To the Editors:
Following is a letter written by Vietnamese women whose children are in jail. I have met and talked with these women. They are mostly very poor, supplementing their family’s income by selling in the market place or working as laborers. They want to know what has happened to their children since they were arrested.
“Please help me to find out if my child is alive or dead,” one woman asked with tears running down her cheeks. “I must know what happened to him before I die.”
Eighty women, all who have children in jail as political prisoners, met from 6 P.M. until 9 P.M. on the night of August 27 to try and find a way to get decent treatment for their children. With them was Mrs. Ngo Ba Thanh, an internationally known lawyer with a Ph.D. from Columbia University, who has herself spent over two years in jail for speaking out for peace.
The women decided to take advantage of Vice President Agnew’s visit to write him a letter asking for basic prison reform. “The United States must share the responsibility for torture and injustice within the Vietnamese prison system,” the women said. After all, their children had been arrested by police paid by the US (the US spends more than twice the amount on “Public Safety” that it does on education in its economic program for Vietnam), the tear gas and other tools of repression are “made in USA,” the US-financed Phoenix program and US military operations are responsible for the arrests of many of those imprisoned.
When the women have talked with the few who have been released from the prisons, they are told of the American advisers in the prisons. The women wrote Vice President Agnew:
The role of the American advisers should be to improve the prisoners’ conditions, not merely watch the tortures done to our children who suffer from hunger, thirst, disease, and survive in agony in jail.
But they could not meet Vice President Agnew—or even get their letter to him before he left Vietnam. When they went to the US Embassy on Friday morning, the American MPs would not let them into the embassy…. The MPs would not telephone anyone inside to come out and meet the women. Nor would they accept the letter and take it inside for the women “No is no,” one of the MPs told Mrs. Thanh….
At 3 P.M. an officer at the US Embassy received the following letter from the women whose children are in jail. But the Vice President had left four hours earlier. When I met the women at 7 P.M. that night after they had learned that their letter had not reached Vice President Agnew before he left, they were sad and angered….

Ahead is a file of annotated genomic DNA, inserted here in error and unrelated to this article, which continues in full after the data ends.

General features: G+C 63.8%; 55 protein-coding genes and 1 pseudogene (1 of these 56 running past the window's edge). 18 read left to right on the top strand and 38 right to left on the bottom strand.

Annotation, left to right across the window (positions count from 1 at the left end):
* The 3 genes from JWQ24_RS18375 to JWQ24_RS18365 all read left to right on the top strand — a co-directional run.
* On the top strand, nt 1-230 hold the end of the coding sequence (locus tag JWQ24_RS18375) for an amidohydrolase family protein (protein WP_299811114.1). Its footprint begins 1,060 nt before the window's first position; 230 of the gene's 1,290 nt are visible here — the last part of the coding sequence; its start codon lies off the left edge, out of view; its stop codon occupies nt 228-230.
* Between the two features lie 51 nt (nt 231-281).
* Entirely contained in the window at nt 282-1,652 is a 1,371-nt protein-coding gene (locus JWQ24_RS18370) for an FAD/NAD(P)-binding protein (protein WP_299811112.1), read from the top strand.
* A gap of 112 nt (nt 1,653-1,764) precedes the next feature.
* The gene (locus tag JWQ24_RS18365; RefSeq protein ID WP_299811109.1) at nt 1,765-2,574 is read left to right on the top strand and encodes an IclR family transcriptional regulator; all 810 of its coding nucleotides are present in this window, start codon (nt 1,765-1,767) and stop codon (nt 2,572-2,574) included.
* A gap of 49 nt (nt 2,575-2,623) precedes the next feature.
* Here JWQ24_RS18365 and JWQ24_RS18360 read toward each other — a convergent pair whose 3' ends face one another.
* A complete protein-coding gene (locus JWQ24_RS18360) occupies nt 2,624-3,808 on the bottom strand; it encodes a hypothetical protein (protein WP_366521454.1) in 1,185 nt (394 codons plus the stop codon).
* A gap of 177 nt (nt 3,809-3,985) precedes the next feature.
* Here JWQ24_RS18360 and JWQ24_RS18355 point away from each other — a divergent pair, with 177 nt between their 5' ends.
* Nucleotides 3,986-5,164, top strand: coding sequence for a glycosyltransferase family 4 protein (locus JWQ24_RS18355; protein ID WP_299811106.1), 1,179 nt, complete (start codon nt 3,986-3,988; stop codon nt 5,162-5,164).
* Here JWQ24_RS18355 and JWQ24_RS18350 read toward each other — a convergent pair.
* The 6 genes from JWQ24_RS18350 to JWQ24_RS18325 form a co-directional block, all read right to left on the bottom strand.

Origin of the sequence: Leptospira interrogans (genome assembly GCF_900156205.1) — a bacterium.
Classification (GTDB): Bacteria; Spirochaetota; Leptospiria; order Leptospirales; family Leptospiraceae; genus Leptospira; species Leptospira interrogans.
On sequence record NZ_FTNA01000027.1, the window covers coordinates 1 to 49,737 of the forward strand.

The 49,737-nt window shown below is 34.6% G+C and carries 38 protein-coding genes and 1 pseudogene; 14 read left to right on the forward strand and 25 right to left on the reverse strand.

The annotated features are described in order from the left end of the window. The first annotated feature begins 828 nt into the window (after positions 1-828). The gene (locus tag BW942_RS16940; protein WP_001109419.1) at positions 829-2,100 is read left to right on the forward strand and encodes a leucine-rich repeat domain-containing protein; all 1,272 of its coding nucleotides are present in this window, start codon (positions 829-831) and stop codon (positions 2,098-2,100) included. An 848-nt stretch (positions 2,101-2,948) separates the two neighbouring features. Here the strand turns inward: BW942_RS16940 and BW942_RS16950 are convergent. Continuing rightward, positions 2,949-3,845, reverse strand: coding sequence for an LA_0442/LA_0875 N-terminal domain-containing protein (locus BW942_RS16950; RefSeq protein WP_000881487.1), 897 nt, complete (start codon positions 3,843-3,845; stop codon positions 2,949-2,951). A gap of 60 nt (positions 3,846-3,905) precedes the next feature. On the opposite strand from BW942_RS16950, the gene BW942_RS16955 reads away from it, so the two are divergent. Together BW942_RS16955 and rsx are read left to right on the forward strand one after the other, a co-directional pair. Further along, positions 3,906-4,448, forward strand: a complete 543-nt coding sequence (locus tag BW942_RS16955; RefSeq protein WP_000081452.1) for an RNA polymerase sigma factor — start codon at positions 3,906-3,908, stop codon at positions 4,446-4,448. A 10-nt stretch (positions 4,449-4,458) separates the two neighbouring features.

I promised them that I would tell my friends in the US and Europe about their letter.
c/o JUSPAO Press Mission
APO San Francisco 96243
Chairman of the Presidential Committee
To Mr. Spiro Agnew
of the United States of America
c/o the US Embassy
Dear Mr. Vice President,
We know that your visit to Vietnam is connected with the making of important decisions. We also know that you are a father, the head of a family. As a father you have deep love towards your children and you have experienced moments of anxiety when your children are in danger. As a leader of your country, you have many concerns on the South Vietnamese Government action. It is with this knowledge that we are taking the liberty to write to you this letter.
We are the Mothers of the political prisoners detained in the various prisons of South Vietnam. None of our children is convicted of crime or robbery. All of them are being imprisoned because they have dared speak of Peace and Independence, a most profound desire of all the Vietnamese People after years and years of war. Our children were arrested and barbarously tortured. They have been denied food and drink, even medicine when they are sick. The limited amount of medicine provided to the prisoners by the American aid have been continuously smuggled or stolen by the prisons’ authorities. We only learn about the terrible living conditions of our children through statements by recently released prisoners and report made by the US Representatives Anderson and Hawkins after their investigation of Con Son Tiger Cages and the living conditions of the prisoners.
However, up to the present time, we still have not been allowed to visit or keep in touch with our children despite renewed requests. We have no means to send food to them at all. Only one exception has been given to those mothers who were allowed to visit their children once on August 25th, 1970, at the Chi Hoa prison. We have witnessed our children’s health situation. After continuous beatings, their bodies were swollen; when they were allowed to see us, they could not even walk and had to be helped by two guards. Such is the actual result of our government system of repression.
Most of our children were tried by the Military Field Court, a Court which was held unconstitutional by the Supreme Court. Yet, our children have not been released. Some of them have never been tried at all.